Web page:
The dong, I mean. Watch any cable TV after 11pm and you'll likely see an ad for Extenze, which promises to add to "that certain part of the male anatomy." That's what they call it in the spots. Take this pill regularly and you'll have more dong, so sayeth the ad copy. In different words. Those words being, again, "That certain part of the male anatomy." No, not biceps, silly. That's from the spot, too. It's all pretty great.
Okay, listen, I'm going to help you out here. Clue you in a bit. Extenze doesn't work. It's not that I tried it and failed, it's just that if a pill could actually add on to that certain part of the male anatomy, whoever invented it would be worth approximately $4.12 billion. Guys at Costco would be stuffing 800-count double packs into their carts. Newsweek would run its first ever cover that was nothing but a throbbing erection next to a headline asking, "But Does 'It' Work? (The Answer is Yes!)"
A male-dominated state legislature somewhere would vote to have the drug added to the state's water system like fluoride. Eventually, The View would have a on a guest named "Mark L." from Lakeland, Florida. Mark would explain, through flowing tears, that he got started on Extenze and just couldn't stop. It was never enough for him. He wanted more, bigger. Now he has a 22-inch bone and no woman wants to be with him cause he's too much to handle. Also, he can't fit pants that fit. He has to wear track pants everywhere, even his brother's wedding. And the super sad kicker? He's still taking it! He can't quit! He wants to hit 30. Although if he could go into the past, he just wishes he never took that first pill.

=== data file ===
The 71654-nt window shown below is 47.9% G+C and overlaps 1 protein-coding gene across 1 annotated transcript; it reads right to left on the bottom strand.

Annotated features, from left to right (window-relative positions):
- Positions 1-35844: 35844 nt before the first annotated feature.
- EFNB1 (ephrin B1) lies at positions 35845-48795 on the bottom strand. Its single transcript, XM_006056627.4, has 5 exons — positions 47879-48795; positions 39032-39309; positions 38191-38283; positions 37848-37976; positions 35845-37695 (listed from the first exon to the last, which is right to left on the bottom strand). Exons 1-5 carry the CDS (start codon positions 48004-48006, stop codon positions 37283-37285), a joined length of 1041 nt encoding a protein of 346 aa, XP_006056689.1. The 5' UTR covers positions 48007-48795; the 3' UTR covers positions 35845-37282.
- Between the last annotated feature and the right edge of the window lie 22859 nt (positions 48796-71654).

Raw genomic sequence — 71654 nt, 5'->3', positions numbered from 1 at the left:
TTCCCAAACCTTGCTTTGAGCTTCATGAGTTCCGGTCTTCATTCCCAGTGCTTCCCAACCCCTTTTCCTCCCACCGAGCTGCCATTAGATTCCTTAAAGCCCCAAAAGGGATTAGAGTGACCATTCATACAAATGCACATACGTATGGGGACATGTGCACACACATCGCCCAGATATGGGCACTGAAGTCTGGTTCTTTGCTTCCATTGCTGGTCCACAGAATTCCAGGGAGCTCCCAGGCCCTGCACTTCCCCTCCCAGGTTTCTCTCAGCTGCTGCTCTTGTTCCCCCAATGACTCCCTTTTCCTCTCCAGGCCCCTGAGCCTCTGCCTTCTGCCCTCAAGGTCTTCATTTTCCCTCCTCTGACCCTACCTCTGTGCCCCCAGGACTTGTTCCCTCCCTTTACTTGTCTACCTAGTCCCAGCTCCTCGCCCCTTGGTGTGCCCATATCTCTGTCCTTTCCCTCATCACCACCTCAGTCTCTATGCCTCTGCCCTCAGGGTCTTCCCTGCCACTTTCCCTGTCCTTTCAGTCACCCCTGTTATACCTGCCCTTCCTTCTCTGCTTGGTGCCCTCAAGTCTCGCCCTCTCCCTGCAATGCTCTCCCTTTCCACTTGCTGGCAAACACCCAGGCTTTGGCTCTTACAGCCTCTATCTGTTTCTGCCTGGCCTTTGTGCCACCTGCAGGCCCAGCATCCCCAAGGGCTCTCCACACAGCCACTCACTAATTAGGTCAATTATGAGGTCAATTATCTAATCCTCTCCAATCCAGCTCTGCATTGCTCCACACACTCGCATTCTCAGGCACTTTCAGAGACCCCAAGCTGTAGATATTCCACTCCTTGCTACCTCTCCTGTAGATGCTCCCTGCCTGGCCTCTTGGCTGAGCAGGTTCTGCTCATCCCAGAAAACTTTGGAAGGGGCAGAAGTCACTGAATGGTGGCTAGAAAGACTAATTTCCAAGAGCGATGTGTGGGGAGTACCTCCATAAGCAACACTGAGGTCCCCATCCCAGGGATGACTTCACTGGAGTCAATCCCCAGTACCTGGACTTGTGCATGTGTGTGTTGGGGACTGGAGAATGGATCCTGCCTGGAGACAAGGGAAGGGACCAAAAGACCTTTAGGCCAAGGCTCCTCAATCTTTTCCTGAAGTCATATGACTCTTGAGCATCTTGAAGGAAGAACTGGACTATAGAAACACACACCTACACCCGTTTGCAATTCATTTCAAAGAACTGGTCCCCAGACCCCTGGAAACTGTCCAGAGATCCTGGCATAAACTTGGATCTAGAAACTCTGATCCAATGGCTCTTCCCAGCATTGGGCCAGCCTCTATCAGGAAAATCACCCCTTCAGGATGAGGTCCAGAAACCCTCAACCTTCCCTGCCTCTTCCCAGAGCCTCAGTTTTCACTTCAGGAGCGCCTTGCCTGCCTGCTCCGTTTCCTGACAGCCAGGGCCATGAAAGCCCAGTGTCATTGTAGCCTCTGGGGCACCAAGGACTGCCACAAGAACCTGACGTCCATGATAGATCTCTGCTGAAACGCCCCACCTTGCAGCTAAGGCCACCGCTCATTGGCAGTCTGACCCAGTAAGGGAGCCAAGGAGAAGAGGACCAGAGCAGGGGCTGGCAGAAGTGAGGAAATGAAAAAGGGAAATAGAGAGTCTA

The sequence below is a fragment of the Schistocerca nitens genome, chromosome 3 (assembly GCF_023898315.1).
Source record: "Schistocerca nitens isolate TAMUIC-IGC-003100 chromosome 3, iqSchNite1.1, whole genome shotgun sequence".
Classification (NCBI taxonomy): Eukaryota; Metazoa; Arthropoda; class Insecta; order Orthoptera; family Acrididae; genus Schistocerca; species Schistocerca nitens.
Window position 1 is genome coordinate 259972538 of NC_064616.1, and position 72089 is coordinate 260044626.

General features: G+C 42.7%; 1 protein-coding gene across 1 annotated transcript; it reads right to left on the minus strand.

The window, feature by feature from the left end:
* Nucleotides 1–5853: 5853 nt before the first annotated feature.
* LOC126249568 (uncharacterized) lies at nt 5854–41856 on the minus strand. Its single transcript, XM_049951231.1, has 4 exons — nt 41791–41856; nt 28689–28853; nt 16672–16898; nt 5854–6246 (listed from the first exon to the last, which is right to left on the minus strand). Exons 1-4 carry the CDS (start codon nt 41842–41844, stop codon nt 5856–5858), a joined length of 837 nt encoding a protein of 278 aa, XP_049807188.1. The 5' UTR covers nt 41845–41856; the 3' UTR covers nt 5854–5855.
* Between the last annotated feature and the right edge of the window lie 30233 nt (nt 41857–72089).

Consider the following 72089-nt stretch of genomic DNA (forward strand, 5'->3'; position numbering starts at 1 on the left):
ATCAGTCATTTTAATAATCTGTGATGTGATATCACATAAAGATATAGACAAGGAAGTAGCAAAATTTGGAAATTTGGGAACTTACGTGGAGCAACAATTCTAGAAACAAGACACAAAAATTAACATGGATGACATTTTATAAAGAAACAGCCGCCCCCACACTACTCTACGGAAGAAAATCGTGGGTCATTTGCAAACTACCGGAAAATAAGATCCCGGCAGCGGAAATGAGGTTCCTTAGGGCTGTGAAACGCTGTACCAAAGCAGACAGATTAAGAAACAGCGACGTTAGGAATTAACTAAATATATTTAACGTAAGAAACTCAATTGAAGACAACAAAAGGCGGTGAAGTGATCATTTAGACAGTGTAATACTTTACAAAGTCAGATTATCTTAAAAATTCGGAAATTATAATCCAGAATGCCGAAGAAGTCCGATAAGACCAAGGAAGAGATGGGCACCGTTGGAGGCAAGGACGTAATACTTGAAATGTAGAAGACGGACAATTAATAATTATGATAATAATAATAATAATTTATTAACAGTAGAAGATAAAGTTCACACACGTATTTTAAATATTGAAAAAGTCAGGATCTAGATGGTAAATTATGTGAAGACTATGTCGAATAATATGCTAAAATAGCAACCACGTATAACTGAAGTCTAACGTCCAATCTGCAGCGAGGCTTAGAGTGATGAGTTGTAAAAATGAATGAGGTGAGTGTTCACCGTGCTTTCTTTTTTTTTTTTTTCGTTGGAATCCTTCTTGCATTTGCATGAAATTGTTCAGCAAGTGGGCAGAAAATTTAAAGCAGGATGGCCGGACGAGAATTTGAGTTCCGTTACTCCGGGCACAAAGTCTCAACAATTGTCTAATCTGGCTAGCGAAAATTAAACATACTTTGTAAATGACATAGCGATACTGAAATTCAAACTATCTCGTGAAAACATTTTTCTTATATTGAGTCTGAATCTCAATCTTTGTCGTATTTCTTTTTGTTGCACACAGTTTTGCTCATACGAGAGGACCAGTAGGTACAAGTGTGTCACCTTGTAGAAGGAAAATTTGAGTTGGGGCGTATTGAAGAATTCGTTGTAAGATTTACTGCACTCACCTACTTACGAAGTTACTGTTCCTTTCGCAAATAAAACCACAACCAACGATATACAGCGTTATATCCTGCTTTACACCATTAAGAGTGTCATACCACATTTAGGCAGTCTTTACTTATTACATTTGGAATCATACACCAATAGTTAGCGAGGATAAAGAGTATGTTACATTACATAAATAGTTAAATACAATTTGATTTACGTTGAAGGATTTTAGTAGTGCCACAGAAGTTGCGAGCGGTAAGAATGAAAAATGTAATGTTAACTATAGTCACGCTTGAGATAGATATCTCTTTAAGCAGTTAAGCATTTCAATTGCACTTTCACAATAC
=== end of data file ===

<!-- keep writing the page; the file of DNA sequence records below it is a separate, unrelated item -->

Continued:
Until those specific pieces of evidence start cropping up, I refuse to believe such a pill does anything.